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Donna Fletcher Crow, Novelist of British History, has written more than 50 books specializing in British Christianity. These books include: The Monastery Murders, clerical mysteries; Lord Danvers Investigates, Victorian true-crime; The Elizabeth and Richard series, literary suspense; and Glastonbury, The Novel of Christian England. She loves research and sharing you-are-there experiences with her readers.

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Donna Fletcher Crow, Novelist of British History


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Donna Fletcher Crow, Novelist of British History

A traveling researcher engages people and places from Britain's past and present, drawing comparisons and contrasts between past and present for today's reader.

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Welcome, Novelist Donn Taylor

By Donna Fletcher Crow ~ October 26, 2011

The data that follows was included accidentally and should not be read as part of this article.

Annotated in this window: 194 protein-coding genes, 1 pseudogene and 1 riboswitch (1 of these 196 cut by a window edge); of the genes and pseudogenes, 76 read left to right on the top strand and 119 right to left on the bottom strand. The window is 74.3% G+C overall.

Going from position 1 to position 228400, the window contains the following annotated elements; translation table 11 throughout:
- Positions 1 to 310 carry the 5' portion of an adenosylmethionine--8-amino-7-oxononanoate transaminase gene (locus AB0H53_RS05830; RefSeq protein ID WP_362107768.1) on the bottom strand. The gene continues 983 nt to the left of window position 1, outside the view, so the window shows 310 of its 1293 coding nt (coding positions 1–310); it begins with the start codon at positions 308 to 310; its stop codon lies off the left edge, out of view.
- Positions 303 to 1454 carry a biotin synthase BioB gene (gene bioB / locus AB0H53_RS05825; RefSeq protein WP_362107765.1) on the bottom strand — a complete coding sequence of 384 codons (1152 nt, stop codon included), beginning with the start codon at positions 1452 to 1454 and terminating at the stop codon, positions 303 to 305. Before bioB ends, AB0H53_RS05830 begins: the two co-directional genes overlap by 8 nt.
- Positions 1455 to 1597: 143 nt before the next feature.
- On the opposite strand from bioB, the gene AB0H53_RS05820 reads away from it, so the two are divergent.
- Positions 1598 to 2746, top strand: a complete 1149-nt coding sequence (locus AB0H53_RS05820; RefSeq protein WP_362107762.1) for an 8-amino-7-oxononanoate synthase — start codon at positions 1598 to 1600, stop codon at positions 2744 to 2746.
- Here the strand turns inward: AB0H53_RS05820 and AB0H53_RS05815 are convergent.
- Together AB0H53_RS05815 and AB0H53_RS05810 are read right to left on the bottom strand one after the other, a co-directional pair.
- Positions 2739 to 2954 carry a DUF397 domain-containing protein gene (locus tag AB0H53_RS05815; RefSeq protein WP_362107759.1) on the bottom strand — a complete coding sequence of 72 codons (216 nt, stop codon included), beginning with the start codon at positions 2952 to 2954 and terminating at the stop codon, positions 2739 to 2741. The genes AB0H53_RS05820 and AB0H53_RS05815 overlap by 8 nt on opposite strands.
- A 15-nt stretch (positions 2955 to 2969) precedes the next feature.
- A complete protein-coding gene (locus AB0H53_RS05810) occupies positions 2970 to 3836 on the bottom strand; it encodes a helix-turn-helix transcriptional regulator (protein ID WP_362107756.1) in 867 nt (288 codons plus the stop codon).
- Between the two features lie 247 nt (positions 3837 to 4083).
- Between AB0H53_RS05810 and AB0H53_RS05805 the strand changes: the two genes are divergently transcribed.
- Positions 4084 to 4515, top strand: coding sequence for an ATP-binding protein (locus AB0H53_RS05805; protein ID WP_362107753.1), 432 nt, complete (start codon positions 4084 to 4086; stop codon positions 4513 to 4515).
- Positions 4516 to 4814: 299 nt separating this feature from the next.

My guest today is novelist Donn Taylor whose novel The Lazarus File, like its namesake, has returned to life. I asked Donn to tell us about  the research and writing of this most unusual novel. Over to you, Donn:

Thanks for inviting me onto your blog, Donna, and thanks for the prompt about how I came to write my suspense novel The Lazarus File. For Lazarus has been resurrected once again—this time as an e-book available through Amazon and B&N.

Unlike my mystery Rhapsody in Red, which developed rather suddenly, Lazarus was a long time in coming about. In the mid-1960s I was assigned as commander of an Army aviation company in Verdun, France, and my pilots were flying deHavilland Otters all over free Europe and the Mediterranean area. I happened then to read Gavin Lyall's The Wrong Side of the Sky, a suspense novel set in the Mediterranean area, and I decided, "Someday I'd like to write a novel like that."